On Tuesday Tom Stevenson and myself gave artists talks at the University. It was a treat to hear Tom speak and see his impressive painting work, and great to share the process so far with the students. I had some really helpful approaches from several MA students afterwards. One of them showed me her video footage of the wave machine that Plymouth University owns in the Marine Biology area. I explained that I would like to use a handicam and film the phenomenon of groundswell, although it may be hard to find a location where I can do this. I have enquired about contacting the Marine Biology staff, and presume that this will be OK.
I dropped into the wood work area to speak to Richard Wood, the technician and team leader and his helpful thoughts gave me pause. I couldn't work with wood on site as I haven't yet had an induction, but we were able to discuss different ideas. He suggested I think about creating work which was the result of something that simulated tectonic pressure, so that the making process related to what was being investigated. I loved that idea, although in reality I am not sure how to put materials under that amount of stress - perhaps I could find some advice within materials science, perhaps the wave simulator can create the image of groundswell through pressure! I need to find out. At the same time, it's a question of material processes that I can usefully and manageably do in the studio, at least to some extent, and I like the way this broadens things out.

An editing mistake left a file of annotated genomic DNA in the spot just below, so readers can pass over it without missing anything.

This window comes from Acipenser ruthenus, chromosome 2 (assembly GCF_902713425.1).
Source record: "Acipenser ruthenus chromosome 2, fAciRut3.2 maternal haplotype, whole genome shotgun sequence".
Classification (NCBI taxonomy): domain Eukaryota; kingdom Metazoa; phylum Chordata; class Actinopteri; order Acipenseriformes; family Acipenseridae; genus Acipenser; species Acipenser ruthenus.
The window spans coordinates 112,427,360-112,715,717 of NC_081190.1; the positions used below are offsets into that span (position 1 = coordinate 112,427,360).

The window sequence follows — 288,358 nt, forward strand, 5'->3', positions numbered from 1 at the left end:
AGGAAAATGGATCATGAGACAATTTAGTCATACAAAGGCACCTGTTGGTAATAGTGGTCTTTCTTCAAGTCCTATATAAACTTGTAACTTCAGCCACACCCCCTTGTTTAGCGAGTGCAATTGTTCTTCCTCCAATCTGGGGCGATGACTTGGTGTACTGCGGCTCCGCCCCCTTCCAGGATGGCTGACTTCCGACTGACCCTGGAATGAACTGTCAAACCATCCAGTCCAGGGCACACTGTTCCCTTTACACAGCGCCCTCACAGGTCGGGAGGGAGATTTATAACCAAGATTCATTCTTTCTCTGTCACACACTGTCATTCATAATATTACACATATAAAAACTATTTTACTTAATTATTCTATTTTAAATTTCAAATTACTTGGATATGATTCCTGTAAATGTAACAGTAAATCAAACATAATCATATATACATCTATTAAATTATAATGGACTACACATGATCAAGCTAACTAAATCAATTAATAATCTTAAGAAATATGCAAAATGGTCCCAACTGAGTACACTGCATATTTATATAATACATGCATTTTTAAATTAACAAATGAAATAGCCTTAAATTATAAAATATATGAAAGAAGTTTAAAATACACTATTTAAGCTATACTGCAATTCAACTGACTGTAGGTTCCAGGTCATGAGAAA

On the train home I read my bentwood book, so kindly lent to me by Peter Bodenham. It sounds as though working with oak is the best way forward. On Thursday I spoke with friend Brian about bent wood work, and we are planning a bentwood play date on Thursday! He has some thin oak strips we can work with. Steam is incredibly hot, so care (and specialist gloves!) will be needed. There is a tube that I can borrow, we would need to create an end for it and build a jig to hold the bent wood in place (overextended, as there will be springback).